Hancock continued his chameleonic ways in the '80s: scoring an MTV hit in 1983 with the scratch-driven, proto-industrial single "Rockit" (accompanied by a striking video); launching an exciting partnership with Gambian kora virtuoso Foday Musa Suso that culminated in the swinging 1986 live album Jazz Africa; doing film scores; and playing festivals and tours with the Marsalis brothers, George Benson, Michael Brecker, and many others. After his 1988 techno-pop album, Perfect Machine, Hancock left Columbia (his label since 1973), signed a contract with Qwest that came to virtually nothing (save for A Tribute to Miles in 1992), and finally made a deal with Polygram in 1994 to record jazz for Verve and release pop albums on Mercury. Well into a youthful middle age, Hancock's curiosity, versatility, and capacity for growth showed no signs of fading, and in 1998 he issued Gershwin's World. His curiosity with the fusion of electronic music and jazz continued with 2001's Future 2 Future, but he also continued to explore the future of straight-ahead contemporary jazz with 2005's Possibilities. An intriguing album of jazz treatments of Joni Mitchell compositions called River: The Joni Letters was released in 2007. In 2010 Hancock released his The Imagine Project album, which was recorded in seven countries and featured a host of collaborators, including Dave Matthews, Anoushka Shankar, Jeff Beck, the Chieftains, John Legend, India.Arie, Seal, P!nk, Juanes, Derek Trucks, Susan Tedeschi, Chaka Khan, K'NAAN, Wayne Shorter, James Morrison, and Lisa Hannigan. He was also named Creative Chair for the New Los Angeles Philharmonic. ~ Richard S. Ginell
full bio

Selected Discography

x

Track List: The Imagine Project

1. Imagine

2. Don't Give Up

3. Tempo De Amor

4. Space Captain

5. The Times, They Are A Changin

6. La Tierra

7. Tamitant Tilay/Exodus

8. Tomorrow Never Knows

9. A Change Is Gonna Come

10. The Songs Goes On

x

Track List: The Essential Herbie Hancock

Disc 1

1. Watermelon Man

2. 'Round Midnight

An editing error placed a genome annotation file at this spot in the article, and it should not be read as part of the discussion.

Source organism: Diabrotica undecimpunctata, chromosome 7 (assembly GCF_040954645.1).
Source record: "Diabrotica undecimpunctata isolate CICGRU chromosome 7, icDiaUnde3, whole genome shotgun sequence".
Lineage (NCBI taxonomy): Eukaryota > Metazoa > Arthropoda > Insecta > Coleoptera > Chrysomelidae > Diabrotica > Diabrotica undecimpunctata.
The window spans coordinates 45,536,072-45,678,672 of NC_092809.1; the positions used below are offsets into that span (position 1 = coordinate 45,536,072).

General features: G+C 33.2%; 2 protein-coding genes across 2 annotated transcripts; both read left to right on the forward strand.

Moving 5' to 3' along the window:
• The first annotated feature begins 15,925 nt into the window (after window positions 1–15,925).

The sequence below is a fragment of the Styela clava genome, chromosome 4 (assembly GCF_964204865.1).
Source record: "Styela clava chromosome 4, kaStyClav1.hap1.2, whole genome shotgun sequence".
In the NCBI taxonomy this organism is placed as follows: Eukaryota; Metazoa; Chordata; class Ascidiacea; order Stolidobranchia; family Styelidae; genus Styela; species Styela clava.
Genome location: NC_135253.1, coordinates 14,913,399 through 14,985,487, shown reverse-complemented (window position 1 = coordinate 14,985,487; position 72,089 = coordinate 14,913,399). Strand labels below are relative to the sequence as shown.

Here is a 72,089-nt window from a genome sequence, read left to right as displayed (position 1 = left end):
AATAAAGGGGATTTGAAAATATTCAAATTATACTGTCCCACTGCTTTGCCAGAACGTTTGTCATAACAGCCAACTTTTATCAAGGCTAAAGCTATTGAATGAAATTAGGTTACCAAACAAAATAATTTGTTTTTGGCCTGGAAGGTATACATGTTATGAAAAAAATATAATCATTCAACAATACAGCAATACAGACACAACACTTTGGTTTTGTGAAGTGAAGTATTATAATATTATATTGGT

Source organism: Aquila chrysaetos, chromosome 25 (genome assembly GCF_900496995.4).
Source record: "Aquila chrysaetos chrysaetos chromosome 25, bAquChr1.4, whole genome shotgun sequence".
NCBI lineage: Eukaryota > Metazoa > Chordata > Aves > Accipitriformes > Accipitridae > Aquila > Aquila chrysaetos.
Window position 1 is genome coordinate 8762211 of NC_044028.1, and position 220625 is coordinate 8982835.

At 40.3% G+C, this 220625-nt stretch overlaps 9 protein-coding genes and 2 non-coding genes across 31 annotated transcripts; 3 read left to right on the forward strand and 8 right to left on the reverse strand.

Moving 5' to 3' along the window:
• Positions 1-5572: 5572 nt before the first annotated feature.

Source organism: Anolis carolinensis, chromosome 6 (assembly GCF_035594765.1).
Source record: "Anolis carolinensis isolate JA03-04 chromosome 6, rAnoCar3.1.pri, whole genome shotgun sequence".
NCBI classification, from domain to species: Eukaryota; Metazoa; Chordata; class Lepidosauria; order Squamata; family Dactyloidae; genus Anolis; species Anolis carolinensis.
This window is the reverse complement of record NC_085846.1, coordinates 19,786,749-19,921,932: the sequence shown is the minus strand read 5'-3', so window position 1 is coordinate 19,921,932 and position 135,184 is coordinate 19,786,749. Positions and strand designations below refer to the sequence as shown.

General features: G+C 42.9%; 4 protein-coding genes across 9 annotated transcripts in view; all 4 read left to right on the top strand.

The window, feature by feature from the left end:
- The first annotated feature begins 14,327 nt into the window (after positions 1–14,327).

3. Cantaloupe Island

4. Maiden Voyage

6. The Sorcerer

7. Tell Me A Bedtime Story

9. Chameleon

10. Joanna's Theme

Disc 2

1. Butterfly

2. People Music

3. Milestones

4. 4 A.M.

5. Come Running To Me

7. Stars In Your Eyes

8. Rockit

9. St. Louis Blues

x

Track List: Gershwin's World

1. Overture (Fascinating Rhythm)

2. It Ain't Necessarily So

3. The Man I Love

4. Here Come De Honey Man

5. St. Louis Blues

7. Blueberry Rhyme

9. Cotton Tail

10. Summertime

11. My Man's Gone Now

12. Prelude In C# Minor

x

Track List: Mwandishi - The Complete Warner Bros. Recordings

1. Wiggle Waggle

2. Fat Mama (Remastered)

3. Tell Me A Bedtime Story

4. Oh! Oh! Here He Comes

5. Jessica

6. Fat Albert Rotunda

7. Lil' Brother

9. You'll Know When You Get There

12. Quasar

x

Track List: Round Midnight Soundtrack

1. Round Midnight

2. Body And Soul

4. Fair Weather

5. Una Noche Con Francis

6. The Peacocks

7. How Long Has This Been Going On?

8. Rhythm-A-Ning

9. Still Time

11. Chan's Song (Never Said)

x

Track List: Future Shock

1. Rockit

2. Future Shock

3. TFS

4. Earth Beat

5. Autodrive

6. Rough

7. Rockit (Mega Mix)

x

Track List: The Piano

1. My Funny Valentine

2. On Green Dolphin Street

3. Someday My Prince Will Come

4. Harvest Time

5. Sonrisa

6. Manhattan Island

7. Blue Otani

8. My Funny Valentine (Take 3)

9. On Green Dolphin Street (Take 2)

10. Someday My Prince Will Come (Take 3)

11. Harvest Time (Take 3)

x

Track List: Sunlight

1. I Thought It Was You

2. Come Running To Me

3. Sunlight

4. No Means Yes

5. Good Question

x

Track List: Man-Child

1. Hang Up Your Hang Ups

2. Sun Touch

3. The Traitor

4. Bubbles

5. Steppin' In It

6. Heartbeat

x

Track List: Thrust

2. Actual Proof

3. Butterfly

4. Spank-A-Lee

x

Track List: Head Hunters

1. Chameleon

4. Vein Melter

x

Track List: Sextant

x

Track List: Fat Albert Rotunda

1. Wiggle-Waggle

2. Fat Mama

3. Tell Me A Bedtime Story

4. Oh! Oh! Here He Comes

5. Jessica

6. Fat Albert Rotunda

7. Lil' Brother

x

Track List: The Prisoner

x

Track List: Speak Like A Child (Bonus Tracks)

1. Riot

3. First Trip

4. Toys

6. The Sorcerer

7. Riot (First Alternate Take)

8. Riot (Second Alternate Take)

9. Goodbye To Childhood (Alternate Take)

x

Track List: Maiden Voyage

x

Track List: Inventions & Dimensions

x

Track List: Crossings

x

Track List: Mr. Hands

1. Spiraling Prism

2. Calypso

3. Just Around The Corner

4. 4 A.M.

5. Shiftless Shuffle

6. Textures

x

Track List: Ready Or Not (Radio Single)

1. Ready Or Not

x

Track List: Speak Like A Child

1. Riot

3. First Trip

4. Toys

6. The Sorcerer

Comments

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The best!!!
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Man Child and the Thrust albums had a definite influence on me as a drummer/musi c i a n .
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Head Hunters album turned my world upside down.